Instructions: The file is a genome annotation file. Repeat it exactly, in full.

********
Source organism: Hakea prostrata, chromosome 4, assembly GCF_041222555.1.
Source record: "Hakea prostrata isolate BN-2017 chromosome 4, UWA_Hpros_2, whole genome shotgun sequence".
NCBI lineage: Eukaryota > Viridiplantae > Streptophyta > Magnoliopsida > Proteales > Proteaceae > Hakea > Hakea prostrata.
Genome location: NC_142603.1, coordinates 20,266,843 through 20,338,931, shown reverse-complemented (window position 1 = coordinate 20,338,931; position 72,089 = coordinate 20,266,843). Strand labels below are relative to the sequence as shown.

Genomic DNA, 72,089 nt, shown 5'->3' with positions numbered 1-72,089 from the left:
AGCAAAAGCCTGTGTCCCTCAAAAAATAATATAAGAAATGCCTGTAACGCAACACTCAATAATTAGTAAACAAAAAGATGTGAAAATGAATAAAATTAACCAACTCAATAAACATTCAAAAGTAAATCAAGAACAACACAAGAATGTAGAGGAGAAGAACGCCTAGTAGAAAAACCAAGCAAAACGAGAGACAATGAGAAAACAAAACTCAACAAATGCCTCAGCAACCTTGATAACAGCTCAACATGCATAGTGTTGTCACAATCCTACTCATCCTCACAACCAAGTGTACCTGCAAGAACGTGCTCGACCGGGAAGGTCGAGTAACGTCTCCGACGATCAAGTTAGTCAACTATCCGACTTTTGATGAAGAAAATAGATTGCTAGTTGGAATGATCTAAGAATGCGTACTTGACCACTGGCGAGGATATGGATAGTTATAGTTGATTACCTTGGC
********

Source organism: Hakea prostrata, chromosome 4, assembly GCF_041222555.1.
Source record: "Hakea prostrata isolate BN-2017 chromosome 4, UWA_Hpros_2, whole genome shotgun sequence".
NCBI lineage: Eukaryota > Viridiplantae > Streptophyta > Magnoliopsida > Proteales > Proteaceae > Hakea > Hakea prostrata.
Genome location: NC_142603.1, coordinates 20,266,843 through 20,338,931, shown reverse-complemented (window position 1 = coordinate 20,338,931; position 72,089 = coordinate 20,266,843). Strand labels below are relative to the sequence as shown.

Genomic DNA, 72,089 nt, shown 5'->3' with positions numbered 1-72,089 from the left:
AGCAAAAGCCTGTGTCCCTCAAAAAATAATATAAGAAATGCCTGTAACGCAACACTCAATAATTAGTAAACAAAAAGATGTGAAAATGAATAAAATTAACCAACTCAATAAACATTCAAAAGTAAATCAAGAACAACACAAGAATGTAGAGGAGAAGAACGCCTAGTAGAAAAACCAAGCAAAACGAGAGACAATGAGAAAACAAAACTCAACAAATGCCTCAGCAACCTTGATAACAGCTCAACATGCATAGTGTTGTCACAATCCTACTCATCCTCACAACCAAGTGTACCTGCAAGAACGTGCTCGACCGGGAAGGTCGAGTAACGTCTCCGACGATCAAGTTAGTCAACTATCCGACTTTTGATGAAGAAAATAGATTGCTAGTTGGAATGATCTAAGAATGCGTACTTGACCACTGGCGAGGATATGGATAGTTATAGTTGATTACCTTGGC